A Story by Carol Cashes




My focus in the first piece was primarily on the two children my mother is to be buried with.  I have another sibling"a brother who I do not know as an adult.


After I left at age 18, this brother joined the Navy and was medically discharged after he injured his back.  He is also an alcoholic. 


In the mid-80’s, my mother told me that someone had informed her that he was in Arizona, around the Winslow area.  I mentally shrugged and only thought of him when recounting childhood memories.  I already knew that he had a drinking “problem” and had no desire to include that in my personal life.  In 2003, my mother asked if I could locate him.


My efforts led me to public court documents and for 8 years I tracked him through his numerous alcohol related arrests:  drunk and disorderly, domestic abuse, resisting arrest, assault, obstruction of justice, the list goes on in this vein, and there were numerous incidents of each.  My mother advised me that she did not want to pursue contact, she also had no desire to have this behavior in her life, but to continue to “track” him through whatever means I could.


In 2014, my mother told me that she needed to talk to him and to pinpoint his location and attempt contact.  He was still in Arizona, and I located a current address through court records.  I had to request a welfare check at the address, and the sheriff that responded called to tell me that he was alive and okay, but that he wanted no contact.  This was hurtful to me, but surprisingly only briefly.  My mother, ever stoic, only nodded her head and changed the subject.


Fast forward to 2016.  This brother called my mother and notified her that he was now in Mobile, Alabama, sixty miles from Biloxi.  He made one trip to see her and I visited my mother in order to reconnect.  He is someone I don’t know and who would not be in my life as a stranger, but he is now sober.  Not well, he has many health issues, but he is sober.


This leads me to my father.  We are estranged and that will never change.  If you ask me if I love my father, I can tell you that I love the father of my childhood, but the man he became when my mother divorced him after 25 years, is the man she lived with for the last 10 years of their marriage.  I can’t hold his many sins committed during their marriage against him:  that was their marriage and their issues.  I only know the a*****e that is now my father, and that I have no desire to have a relationship with. We are civil at family funerals and are in contact in connection to family matters, but I do not visit him, nor has he ever been to my home.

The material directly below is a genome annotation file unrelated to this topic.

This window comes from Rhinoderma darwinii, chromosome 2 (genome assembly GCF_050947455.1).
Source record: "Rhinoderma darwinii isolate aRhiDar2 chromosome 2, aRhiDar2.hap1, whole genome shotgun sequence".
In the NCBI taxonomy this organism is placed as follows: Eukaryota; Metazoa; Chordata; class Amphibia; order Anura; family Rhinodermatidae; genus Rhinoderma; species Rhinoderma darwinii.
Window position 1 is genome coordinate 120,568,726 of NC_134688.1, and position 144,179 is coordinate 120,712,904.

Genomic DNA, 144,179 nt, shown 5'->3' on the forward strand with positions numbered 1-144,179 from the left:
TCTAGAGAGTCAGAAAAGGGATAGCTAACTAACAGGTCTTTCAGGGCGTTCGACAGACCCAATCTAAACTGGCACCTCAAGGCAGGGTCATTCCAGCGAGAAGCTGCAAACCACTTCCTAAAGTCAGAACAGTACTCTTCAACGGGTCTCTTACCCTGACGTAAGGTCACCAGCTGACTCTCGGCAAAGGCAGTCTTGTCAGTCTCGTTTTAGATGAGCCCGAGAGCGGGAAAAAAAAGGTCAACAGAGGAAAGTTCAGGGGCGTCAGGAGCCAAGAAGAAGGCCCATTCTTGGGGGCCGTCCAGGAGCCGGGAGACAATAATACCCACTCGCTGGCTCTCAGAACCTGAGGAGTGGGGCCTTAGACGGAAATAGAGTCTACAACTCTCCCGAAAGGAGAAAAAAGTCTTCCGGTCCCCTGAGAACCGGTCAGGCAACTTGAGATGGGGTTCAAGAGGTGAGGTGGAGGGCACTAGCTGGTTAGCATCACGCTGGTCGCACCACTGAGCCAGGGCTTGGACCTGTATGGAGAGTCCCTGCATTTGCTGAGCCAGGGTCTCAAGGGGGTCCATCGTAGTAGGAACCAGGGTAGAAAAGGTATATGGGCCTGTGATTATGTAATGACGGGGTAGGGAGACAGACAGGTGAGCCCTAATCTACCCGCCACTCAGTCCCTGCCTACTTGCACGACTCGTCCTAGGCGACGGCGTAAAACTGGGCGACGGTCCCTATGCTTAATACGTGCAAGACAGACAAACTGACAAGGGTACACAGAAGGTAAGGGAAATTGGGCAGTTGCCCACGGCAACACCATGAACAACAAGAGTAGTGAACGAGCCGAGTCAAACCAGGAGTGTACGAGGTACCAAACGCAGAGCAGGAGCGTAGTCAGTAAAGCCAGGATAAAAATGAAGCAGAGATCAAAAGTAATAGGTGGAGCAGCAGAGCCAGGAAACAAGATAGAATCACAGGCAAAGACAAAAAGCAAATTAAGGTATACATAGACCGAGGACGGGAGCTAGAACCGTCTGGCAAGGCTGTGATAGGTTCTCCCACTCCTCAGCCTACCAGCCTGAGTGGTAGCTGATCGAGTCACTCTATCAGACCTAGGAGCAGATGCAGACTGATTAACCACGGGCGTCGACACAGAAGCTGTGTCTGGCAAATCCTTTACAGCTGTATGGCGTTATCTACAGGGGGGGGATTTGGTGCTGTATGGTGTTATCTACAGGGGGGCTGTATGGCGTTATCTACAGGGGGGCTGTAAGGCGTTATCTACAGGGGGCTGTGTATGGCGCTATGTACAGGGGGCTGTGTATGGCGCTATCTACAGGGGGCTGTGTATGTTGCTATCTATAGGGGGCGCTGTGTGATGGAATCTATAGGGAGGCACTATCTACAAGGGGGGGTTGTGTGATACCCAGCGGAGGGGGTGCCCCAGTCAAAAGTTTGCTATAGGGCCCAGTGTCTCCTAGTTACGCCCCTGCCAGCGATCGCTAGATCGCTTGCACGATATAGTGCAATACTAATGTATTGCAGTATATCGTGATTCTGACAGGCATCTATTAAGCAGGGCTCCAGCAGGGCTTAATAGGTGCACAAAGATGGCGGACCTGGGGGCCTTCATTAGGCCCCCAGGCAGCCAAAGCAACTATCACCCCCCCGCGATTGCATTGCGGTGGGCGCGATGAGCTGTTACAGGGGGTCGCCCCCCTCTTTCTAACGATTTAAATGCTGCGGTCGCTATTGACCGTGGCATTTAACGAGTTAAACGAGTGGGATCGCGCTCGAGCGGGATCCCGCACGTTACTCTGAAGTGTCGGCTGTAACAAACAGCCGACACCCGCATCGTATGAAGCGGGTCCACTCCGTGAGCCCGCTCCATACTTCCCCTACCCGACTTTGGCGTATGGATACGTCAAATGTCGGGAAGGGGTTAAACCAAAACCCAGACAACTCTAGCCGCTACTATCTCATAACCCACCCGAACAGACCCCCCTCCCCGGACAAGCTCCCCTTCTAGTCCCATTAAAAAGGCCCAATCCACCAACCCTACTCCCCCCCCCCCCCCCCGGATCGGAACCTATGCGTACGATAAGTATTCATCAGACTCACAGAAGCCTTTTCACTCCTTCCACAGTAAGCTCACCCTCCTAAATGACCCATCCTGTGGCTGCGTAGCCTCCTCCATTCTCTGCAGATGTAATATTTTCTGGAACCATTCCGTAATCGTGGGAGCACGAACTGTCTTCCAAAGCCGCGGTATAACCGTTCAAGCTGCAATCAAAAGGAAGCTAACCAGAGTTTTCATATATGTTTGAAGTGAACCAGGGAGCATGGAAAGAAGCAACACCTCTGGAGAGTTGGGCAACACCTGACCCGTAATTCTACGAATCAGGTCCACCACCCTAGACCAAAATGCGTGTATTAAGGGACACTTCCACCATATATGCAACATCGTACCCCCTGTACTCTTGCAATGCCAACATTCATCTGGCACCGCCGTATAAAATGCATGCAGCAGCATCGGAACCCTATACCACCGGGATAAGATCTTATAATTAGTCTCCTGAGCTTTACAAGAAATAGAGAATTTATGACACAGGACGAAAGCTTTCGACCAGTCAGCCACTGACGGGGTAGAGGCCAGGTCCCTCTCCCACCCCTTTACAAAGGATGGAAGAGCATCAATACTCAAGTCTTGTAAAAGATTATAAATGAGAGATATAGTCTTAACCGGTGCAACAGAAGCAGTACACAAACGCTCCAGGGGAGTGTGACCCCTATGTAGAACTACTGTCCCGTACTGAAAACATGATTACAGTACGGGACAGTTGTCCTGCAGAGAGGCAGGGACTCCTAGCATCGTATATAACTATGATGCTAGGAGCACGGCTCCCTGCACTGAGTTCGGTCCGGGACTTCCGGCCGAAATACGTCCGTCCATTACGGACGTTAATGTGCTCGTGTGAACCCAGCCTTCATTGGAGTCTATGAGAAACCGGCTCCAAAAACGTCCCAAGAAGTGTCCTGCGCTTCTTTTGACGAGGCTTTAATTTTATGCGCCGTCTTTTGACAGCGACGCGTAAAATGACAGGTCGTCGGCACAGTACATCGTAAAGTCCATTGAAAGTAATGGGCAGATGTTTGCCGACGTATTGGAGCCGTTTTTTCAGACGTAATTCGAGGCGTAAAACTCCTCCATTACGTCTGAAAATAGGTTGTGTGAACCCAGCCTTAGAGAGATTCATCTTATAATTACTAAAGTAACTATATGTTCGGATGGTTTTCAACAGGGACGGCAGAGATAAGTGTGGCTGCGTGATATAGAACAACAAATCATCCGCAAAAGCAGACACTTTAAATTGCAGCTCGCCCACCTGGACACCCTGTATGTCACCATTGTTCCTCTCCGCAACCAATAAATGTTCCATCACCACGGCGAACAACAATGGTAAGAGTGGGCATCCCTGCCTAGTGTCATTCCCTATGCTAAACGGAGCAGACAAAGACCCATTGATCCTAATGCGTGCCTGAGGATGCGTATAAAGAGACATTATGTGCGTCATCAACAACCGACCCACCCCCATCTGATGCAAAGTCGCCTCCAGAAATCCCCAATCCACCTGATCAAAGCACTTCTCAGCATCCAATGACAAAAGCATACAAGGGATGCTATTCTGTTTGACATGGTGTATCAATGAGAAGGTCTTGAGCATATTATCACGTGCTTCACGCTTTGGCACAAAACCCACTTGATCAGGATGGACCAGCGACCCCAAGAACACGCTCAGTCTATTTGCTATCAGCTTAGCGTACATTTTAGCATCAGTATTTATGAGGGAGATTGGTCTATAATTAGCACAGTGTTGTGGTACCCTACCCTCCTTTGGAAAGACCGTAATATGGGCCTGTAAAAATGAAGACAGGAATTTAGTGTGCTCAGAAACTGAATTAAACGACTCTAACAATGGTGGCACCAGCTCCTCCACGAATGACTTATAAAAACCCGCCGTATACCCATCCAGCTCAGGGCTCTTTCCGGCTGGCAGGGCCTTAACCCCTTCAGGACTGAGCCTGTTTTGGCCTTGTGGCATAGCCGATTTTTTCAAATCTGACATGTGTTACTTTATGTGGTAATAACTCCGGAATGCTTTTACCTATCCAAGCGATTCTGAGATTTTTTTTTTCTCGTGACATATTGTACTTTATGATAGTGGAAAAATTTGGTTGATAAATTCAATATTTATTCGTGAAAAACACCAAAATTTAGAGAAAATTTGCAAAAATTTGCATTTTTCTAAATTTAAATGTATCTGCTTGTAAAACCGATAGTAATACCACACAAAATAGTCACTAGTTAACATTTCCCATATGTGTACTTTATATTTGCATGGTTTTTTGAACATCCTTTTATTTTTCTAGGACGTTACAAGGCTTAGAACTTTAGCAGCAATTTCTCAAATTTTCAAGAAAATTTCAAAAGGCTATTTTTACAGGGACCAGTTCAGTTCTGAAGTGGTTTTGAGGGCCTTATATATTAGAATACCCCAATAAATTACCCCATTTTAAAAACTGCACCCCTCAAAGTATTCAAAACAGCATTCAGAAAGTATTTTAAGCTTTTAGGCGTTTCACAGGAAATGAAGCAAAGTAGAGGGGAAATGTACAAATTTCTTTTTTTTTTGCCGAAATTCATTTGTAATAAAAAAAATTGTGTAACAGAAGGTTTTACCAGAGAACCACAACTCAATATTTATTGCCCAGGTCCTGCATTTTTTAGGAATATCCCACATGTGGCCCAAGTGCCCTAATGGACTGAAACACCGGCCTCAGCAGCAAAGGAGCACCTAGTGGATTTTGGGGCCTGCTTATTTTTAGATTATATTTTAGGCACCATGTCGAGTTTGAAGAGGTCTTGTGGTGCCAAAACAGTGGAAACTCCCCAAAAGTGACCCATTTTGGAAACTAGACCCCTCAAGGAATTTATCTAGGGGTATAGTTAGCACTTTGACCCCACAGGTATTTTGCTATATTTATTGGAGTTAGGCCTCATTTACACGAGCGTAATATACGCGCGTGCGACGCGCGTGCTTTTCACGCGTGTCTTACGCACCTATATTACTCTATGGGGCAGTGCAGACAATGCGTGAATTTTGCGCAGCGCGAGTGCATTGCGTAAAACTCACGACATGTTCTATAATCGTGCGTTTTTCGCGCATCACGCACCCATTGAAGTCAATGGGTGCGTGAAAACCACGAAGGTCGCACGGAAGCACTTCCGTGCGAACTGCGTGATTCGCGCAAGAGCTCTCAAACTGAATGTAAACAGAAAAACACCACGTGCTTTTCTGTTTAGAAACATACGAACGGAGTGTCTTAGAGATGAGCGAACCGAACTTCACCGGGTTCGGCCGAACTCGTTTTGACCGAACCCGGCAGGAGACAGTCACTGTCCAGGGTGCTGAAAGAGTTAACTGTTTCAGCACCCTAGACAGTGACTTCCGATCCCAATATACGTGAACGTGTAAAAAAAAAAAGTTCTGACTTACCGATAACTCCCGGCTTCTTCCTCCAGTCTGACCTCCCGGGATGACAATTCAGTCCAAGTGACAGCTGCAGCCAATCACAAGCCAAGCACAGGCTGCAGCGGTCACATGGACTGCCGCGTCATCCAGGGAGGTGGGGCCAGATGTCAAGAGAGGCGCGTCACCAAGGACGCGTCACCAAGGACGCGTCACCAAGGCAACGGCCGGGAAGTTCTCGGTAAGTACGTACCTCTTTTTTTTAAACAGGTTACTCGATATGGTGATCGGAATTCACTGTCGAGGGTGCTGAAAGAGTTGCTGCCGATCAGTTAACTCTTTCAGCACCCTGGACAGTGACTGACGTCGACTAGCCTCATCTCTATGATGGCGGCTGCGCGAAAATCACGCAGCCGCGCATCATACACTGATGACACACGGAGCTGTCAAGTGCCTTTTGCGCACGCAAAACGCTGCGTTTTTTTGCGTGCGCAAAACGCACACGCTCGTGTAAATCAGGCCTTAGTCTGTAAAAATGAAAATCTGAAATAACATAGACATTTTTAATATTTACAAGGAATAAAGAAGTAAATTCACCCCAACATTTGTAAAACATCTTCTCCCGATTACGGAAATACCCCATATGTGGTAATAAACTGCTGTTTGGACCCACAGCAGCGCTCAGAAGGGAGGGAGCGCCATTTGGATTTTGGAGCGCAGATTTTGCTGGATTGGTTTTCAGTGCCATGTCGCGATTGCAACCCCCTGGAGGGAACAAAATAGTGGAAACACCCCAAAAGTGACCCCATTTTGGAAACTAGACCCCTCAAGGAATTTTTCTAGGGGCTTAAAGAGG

This fractured family dynamic is something no one could have predicted during my childhood.  I remember normal, mostly happy days until I left home.  I’m extremely grateful for the childhood I had, especially when I read about or talk to people who were abused, neglected, unloved or subjected to other horrible actions and environments. 


I have difficulty regretting the adult relationships with my siblings.  Of the four of us, three became alcoholics.  Did I escape that by the Grace of God?  Honesty compels me to confess that vanity is the primary reason I did not fall into that hateful way of life.  I begin to bartend at the age of 18, and continued this occupation through six states and 18 years.  Too many times I was horrified when I was witness to drunk and disorderly women who slurred their words, vomited where they sat, peed their pants…the list goes on.  Vanity.  Not a chance in hell I would be caught in those conditions.  Yes, I “partied” before the birth of my child.  But I can say with all honesty that I knew when I was getting sloppy, and made sure that I was safe at home, unseen by anyone who might witness vomiting and urination.  Vanity.


As events unfold and begin to escalate toward my mother’s ultimate demise, I am glad to have this outlet, a forum for my thoughts, memories, and opinions.


Thanks to all who continue to witness by reading my posts.




© 2017 Carol Cashes

Author's Note

Carol Cashes
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Tough stuff.
Your given reason for avoiding alcoholism--vanity--makes sense to me; you care about your presentation, your appearance. True alcoholics clearly don't--or, at least, such considerations quickly become low priority.
As to this piece, sorry about the pain.

Posted 1 Day Ago

Earnestly, I read. I believe you and also feel you. I don't know why families have to shatter like that. When young, I went to friends houses and saw harmonious, supportive, loving families. How I envied those friends.

Posted 4 Days Ago

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3 Reviews
Added on July 17, 2017
Last Updated on July 17, 2017
Tags: nonfiction


Carol Cashes
Carol Cashes

Biloxi, MS

I'm very cynical, jaded, just this side of bitter and the only reason I haven't crossed that line is a good man loves me. I am extremely empathetic, but seldom sympathetic. I can be a ferociously lo.. more..


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